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Tom Evans
IU Bloomington Geography

Last modified: Wednesday, December 19, 2007

Southern Indiana is greener, but for how long?

Dec. 19, 2007

BLOOMINGTON, Ind. -- Southern Indiana's rolling hills are greener now than they were a century ago, but the region's rate of reforestation may be on the verge of being outpaced by suburban sprawl's deforestation, according to a new report by Indiana University Bloomington and University of Minnesota researchers in this week's Proceedings of the National Academy of Sciences.

"Land owners in Indiana today are making different decisions about their land than those who lived here in the 1930s," said IU Bloomington geographer Tom Evans. "But we have seen a flattening out of the reforestation curve, and if things keep going the way they're going, it will eventually be surpassed by deforestation rates tied to suburban growth."

Monroe County

Photo by: Shanon Donnelly

This aerial view of Monroe County, Indiana, demonstrates considerable regrowth of forests on and between farms. One hundred years ago, much of this land was deforested.

Print-Quality Photo

Evans and University of Minnesota geographer Steven Manson apply a modern methodology to land use patterns in Monroe County, Indiana, and southern Yucatan, Mexico. The two researchers argue that some land use models fail to make accurate economic predictions when they overlook diversity in land use preferences at an individual level.

Reforestation of abandoned agricultural areas has been the trend in much of the eastern U.S. since the early 20th century. Evans says the reasons for this are many. Some farm owners found themselves unable to sustain long-term production of areas marginal for crops. The urbanization of America has also played a role, as jobs opportunities in cities allow rural commuters to make a living in cities instead of off their land.

And as jobs and the people who do them have moved into the cities, the cities have grown to accommodate them. Improvements to personal vehicles and infrastructure have resulted in suburban sprawl, which often involves the incorporation and development of farms and pristine areas into residential and commercial zoning projects.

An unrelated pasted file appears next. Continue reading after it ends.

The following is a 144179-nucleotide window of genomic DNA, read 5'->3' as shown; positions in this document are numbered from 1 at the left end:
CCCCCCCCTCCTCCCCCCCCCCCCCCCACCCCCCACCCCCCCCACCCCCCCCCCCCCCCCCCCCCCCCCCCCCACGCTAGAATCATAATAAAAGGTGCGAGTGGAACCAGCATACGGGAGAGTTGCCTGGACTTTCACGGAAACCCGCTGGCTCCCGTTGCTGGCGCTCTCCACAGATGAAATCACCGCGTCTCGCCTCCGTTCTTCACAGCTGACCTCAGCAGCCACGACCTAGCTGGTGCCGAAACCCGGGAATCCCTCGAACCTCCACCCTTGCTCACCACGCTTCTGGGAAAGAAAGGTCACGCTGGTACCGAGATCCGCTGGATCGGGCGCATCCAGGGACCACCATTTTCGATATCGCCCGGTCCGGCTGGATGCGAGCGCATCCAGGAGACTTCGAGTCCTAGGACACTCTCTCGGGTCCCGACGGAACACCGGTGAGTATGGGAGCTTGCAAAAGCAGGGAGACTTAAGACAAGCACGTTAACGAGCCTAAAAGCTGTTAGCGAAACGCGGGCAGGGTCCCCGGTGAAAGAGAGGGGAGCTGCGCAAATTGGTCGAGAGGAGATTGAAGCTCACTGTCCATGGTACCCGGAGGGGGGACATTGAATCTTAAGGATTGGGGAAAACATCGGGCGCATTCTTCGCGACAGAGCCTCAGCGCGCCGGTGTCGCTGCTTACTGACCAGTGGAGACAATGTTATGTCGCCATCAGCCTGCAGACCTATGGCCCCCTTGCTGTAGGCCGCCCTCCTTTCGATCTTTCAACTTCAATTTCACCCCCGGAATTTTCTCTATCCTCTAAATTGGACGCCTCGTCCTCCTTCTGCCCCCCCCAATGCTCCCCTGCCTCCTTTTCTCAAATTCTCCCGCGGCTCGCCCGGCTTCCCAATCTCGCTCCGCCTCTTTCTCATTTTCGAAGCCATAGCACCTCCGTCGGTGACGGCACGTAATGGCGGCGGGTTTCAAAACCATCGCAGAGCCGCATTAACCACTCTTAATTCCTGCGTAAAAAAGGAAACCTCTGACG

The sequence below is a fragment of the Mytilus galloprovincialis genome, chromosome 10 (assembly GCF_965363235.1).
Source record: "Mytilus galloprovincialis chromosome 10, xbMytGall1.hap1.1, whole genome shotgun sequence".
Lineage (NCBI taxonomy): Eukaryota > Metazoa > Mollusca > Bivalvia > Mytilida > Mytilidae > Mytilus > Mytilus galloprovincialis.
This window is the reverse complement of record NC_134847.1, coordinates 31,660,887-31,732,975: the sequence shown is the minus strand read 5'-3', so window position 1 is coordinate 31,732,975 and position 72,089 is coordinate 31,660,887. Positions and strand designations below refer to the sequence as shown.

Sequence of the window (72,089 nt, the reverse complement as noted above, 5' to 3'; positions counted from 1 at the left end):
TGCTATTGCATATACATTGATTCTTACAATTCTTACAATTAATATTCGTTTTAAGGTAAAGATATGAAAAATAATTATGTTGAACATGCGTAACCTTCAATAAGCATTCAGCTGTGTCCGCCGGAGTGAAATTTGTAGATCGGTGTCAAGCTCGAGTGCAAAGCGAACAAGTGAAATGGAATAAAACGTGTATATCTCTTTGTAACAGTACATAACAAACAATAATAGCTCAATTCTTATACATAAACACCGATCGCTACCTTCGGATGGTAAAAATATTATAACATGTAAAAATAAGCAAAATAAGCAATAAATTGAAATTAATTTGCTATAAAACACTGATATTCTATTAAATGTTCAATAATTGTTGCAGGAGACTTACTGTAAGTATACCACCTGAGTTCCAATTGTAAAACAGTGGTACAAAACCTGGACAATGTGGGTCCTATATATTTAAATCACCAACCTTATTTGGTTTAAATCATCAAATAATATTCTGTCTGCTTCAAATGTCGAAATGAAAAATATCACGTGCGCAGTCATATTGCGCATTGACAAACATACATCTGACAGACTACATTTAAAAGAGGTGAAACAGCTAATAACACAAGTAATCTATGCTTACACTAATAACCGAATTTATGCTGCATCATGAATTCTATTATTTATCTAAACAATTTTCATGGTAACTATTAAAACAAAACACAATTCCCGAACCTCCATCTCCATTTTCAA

"The movement of people to the suburbs will deeply affect how much deforestation occurs," Evans said. "The current rate of reforestation in rural areas may not counter-balance it in the coming years. A lot of the area in southern Indiana that is least suitable for crops or pasture has now been reforested."

In their PNAS paper, Evans' study of southern Indiana was intended to represent land use in a developed country in contrast to Manson's study of Mexico's Yucatan, which is still developing. Evans and Manson present different but allied methodologies for examining and evaluating land use patterns by land owners. The "agent-based models" the researchers use allow for more analytical power at the individual level.

"Some of the traditional approaches to modeling land use don't work well in really complex environments," Evans said. "The problem is, why people choose to develop or not develop land may may not have much to do with what you might expect just from the financial incentives. We often see people making decisions that are not easily predicted. For example, say your neighbor clear cuts his land for development purposes, and you think it looks terrible. You just might do the opposite of what he did whether or not it's in your economic interests to do so."

Steve Manson looked at whether or not land owners in the Yucatan were maximizing the profits from their land use. Manson found that models that also include land owners who clear just enough land for their household did a better job of predicting past land cover than models with the profit maximizers alone.

Understanding land use patterns is important to geographers, social scientists and economists, but it's also important to governments that find it is in the public interest to regulate land use.

"If you make policy based on assumptions of land owner homogeneity, you're going to miss a lot of the complexity that exists at a local level," Evans said. "Different things drive different people. We don't say it's necessarily possible to predict what our landscapes might look like 10 or 20 years from now. Ultimately what we want to do is give policymakers better insight into what different types of outcomes might happen so they can make planning decisions to cope with those possible outcomes."

Evans' work was funded by grants from the National Science Foundation and NASA.

To speak with Tom Evans, please call 812-856-4587 or e-mail: